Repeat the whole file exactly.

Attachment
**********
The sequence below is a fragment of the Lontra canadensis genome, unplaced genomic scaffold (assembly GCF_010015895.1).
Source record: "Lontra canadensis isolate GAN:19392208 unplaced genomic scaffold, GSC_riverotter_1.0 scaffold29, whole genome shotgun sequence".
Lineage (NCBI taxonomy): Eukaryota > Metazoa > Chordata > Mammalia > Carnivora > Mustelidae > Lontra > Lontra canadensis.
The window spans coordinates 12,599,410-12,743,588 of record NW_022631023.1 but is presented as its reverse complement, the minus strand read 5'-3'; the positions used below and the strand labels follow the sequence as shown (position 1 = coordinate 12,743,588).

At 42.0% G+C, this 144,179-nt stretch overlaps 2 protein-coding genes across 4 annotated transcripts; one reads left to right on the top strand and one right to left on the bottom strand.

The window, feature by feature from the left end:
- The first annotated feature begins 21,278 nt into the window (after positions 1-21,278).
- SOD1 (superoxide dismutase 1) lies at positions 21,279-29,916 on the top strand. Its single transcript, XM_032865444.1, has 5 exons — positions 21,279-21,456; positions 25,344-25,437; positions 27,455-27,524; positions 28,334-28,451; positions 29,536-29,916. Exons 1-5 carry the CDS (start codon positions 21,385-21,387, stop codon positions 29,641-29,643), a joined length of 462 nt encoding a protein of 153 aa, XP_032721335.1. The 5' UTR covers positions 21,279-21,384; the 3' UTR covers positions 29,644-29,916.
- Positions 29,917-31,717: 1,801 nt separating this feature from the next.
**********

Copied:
The sequence below is a fragment of the Lontra canadensis genome, unplaced genomic scaffold (assembly GCF_010015895.1).
Source record: "Lontra canadensis isolate GAN:19392208 unplaced genomic scaffold, GSC_riverotter_1.0 scaffold29, whole genome shotgun sequence".
Lineage (NCBI taxonomy): Eukaryota > Metazoa > Chordata > Mammalia > Carnivora > Mustelidae > Lontra > Lontra canadensis.
The window spans coordinates 12,599,410-12,743,588 of record NW_022631023.1 but is presented as its reverse complement, the minus strand read 5'-3'; the positions used below and the strand labels follow the sequence as shown (position 1 = coordinate 12,743,588).

At 42.0% G+C, this 144,179-nt stretch overlaps 2 protein-coding genes across 4 annotated transcripts; one reads left to right on the top strand and one right to left on the bottom strand.

The window, feature by feature from the left end:
- The first annotated feature begins 21,278 nt into the window (after positions 1-21,278).
- SOD1 (superoxide dismutase 1) lies at positions 21,279-29,916 on the top strand. Its single transcript, XM_032865444.1, has 5 exons — positions 21,279-21,456; positions 25,344-25,437; positions 27,455-27,524; positions 28,334-28,451; positions 29,536-29,916. Exons 1-5 carry the CDS (start codon positions 21,385-21,387, stop codon positions 29,641-29,643), a joined length of 462 nt encoding a protein of 153 aa, XP_032721335.1. The 5' UTR covers positions 21,279-21,384; the 3' UTR covers positions 29,644-29,916.
- Positions 29,917-31,717: 1,801 nt separating this feature from the next.